Fig. 1. Cylindrocladium pseudonaviculatum infection of Pachysandra procumbens leaves.


Fig. 2. Cylindrocladium pseudonaviculatum infection of Pachysandra procumbens stem tissue.

Calonectria pseudonaviculata has now been shown to cause disease on all common ornamental species in the Buxaceae grown in North America. Pachysandra procumbens, while not as common as P. terminalis, typically grows in environments conducive for the development of disease and may also serve as a reservoir of inoculum for the boxwood blight pathogen in cultivated landscapes and in nature. In addition, P. procumbens is listed by the USDA Natural Resources Conservation Service as endangered in states such as Florida and Indiana and C. pseudonaviculata leaf spot and stem blight may further threaten this species in its native habitat.


The authors thank Michelle Salvas for technical assistance. This research was supported by grants from USDA-APHIS and the Horticultural Research Institute.

Literature Cited

1. Dirr, M. A., and Alexander, J. H. III. 1979. The Allegheny Pachysandra. Arnoldia 39:16-21.

2. Douglas, S. M. 2012. Natural infection of pachysandra with boxwood blight in Connecticut landscapes. CAES Fact Sheet. Connecticut Agric. Exp. Station, New Haven, CT.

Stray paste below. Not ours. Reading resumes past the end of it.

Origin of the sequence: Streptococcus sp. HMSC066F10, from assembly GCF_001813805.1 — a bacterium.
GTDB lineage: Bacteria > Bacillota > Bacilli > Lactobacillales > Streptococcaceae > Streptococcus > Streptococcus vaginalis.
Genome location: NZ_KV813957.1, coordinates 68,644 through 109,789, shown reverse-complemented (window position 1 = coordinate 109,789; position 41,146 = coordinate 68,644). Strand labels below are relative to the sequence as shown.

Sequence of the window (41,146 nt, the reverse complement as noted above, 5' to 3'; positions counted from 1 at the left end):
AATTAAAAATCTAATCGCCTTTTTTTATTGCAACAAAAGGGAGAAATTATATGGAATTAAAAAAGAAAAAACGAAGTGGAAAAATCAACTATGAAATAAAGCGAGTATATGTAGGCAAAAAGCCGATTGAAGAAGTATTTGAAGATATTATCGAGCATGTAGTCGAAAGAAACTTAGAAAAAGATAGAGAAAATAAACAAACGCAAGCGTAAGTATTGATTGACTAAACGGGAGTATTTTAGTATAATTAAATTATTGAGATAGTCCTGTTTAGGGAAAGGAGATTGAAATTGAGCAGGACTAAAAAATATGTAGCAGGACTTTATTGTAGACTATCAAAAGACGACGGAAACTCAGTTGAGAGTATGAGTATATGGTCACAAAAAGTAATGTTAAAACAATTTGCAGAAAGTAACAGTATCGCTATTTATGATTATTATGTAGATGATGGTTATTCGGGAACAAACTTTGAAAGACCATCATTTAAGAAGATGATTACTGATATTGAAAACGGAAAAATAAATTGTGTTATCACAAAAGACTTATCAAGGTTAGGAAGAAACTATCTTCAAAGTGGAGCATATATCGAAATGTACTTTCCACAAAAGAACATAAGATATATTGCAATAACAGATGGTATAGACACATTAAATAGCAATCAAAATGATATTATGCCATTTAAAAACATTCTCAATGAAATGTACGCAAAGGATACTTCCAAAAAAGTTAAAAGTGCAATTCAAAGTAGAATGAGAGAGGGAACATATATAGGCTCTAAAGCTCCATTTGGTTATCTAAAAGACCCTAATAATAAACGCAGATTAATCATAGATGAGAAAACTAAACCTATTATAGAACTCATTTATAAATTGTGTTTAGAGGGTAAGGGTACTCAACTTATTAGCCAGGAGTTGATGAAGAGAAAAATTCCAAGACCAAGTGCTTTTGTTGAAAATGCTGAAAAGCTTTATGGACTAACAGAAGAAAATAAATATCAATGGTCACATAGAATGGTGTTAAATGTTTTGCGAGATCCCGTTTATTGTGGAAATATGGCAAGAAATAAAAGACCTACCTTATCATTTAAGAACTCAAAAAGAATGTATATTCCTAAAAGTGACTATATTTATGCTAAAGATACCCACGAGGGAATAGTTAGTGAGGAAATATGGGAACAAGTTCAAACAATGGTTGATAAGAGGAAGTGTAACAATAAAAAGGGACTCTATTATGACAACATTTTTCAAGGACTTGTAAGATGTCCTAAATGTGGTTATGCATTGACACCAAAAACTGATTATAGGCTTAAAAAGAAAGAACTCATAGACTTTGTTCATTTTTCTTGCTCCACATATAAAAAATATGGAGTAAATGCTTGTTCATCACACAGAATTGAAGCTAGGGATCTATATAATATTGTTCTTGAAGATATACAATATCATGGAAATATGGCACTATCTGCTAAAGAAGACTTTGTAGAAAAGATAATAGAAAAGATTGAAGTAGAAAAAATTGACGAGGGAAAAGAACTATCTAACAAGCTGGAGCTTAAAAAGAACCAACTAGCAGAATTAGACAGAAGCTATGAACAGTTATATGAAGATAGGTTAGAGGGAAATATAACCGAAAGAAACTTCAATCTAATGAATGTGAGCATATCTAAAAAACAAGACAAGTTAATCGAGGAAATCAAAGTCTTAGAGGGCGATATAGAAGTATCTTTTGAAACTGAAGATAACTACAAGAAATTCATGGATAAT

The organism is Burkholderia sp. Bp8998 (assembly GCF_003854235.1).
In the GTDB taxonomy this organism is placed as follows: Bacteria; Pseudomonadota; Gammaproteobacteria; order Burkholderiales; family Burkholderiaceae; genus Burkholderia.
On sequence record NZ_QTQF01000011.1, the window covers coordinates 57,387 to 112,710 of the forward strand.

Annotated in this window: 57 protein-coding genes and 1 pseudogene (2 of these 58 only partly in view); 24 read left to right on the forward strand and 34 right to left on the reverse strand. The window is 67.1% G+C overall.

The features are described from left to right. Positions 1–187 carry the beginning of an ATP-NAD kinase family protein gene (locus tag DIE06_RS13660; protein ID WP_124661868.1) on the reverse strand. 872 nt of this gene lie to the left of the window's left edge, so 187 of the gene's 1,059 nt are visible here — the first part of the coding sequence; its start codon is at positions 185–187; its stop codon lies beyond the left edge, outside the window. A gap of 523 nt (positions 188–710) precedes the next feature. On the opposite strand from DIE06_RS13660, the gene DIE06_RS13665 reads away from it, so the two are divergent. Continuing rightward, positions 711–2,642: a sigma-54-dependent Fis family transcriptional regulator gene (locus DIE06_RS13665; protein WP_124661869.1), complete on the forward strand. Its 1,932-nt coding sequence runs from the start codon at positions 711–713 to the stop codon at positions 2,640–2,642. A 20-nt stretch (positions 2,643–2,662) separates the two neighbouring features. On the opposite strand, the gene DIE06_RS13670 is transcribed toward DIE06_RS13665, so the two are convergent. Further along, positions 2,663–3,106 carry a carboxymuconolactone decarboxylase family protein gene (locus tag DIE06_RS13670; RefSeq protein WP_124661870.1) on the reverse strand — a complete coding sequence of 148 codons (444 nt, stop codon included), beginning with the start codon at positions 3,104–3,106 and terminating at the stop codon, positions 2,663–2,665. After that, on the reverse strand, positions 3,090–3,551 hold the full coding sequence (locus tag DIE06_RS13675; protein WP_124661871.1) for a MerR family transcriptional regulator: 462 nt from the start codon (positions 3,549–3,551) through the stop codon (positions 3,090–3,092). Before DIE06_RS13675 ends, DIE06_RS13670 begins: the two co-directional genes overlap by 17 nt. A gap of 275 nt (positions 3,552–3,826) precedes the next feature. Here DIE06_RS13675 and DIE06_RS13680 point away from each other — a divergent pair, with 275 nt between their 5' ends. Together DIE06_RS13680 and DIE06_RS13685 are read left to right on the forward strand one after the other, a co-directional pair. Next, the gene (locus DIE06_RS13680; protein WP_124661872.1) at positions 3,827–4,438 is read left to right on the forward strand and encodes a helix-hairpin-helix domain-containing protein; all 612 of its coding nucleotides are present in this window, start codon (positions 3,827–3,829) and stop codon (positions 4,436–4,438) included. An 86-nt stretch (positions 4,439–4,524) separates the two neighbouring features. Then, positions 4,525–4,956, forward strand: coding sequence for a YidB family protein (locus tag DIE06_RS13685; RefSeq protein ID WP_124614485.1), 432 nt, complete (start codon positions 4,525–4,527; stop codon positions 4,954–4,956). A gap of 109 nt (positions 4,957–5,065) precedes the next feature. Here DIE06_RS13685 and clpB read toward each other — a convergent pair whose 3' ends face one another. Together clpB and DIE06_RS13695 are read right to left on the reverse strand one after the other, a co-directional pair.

3. Douglas, S. M. 2012. Guidelines for Reporting and Managing Boxwood Blight in Connecticut Landscapes Ver. 2.0. CAES Fact Sheet. Connecticut Agric. Exp. Station, New Haven, CT.

4. Henricot, B., Gorton, C., Denton, G., and Denton, J. 2008. Studies on the control of Cylindrocladium buxicola using fungicides and host resistance. Plant Dis. 92:1273-1279.

5. Ivors, K., Lacey, W., Milks, D., Douglas, S. M., Inman, M. K., Marra, R. E., and LaMondia, J. A.2012. First report of boxwood blight caused by Cylindrocladium pseudonaviculatum in the United States. Plant Dis. 96:1070.

6. LaMondia, J. A., Li, D. W., Marra, R. E., and Douglas, S. M. 2012. First report of Cylindrocladium pseudonaviculatum causing leaf spot of Pachysandra terminalis. Plant Dis. 96:1069.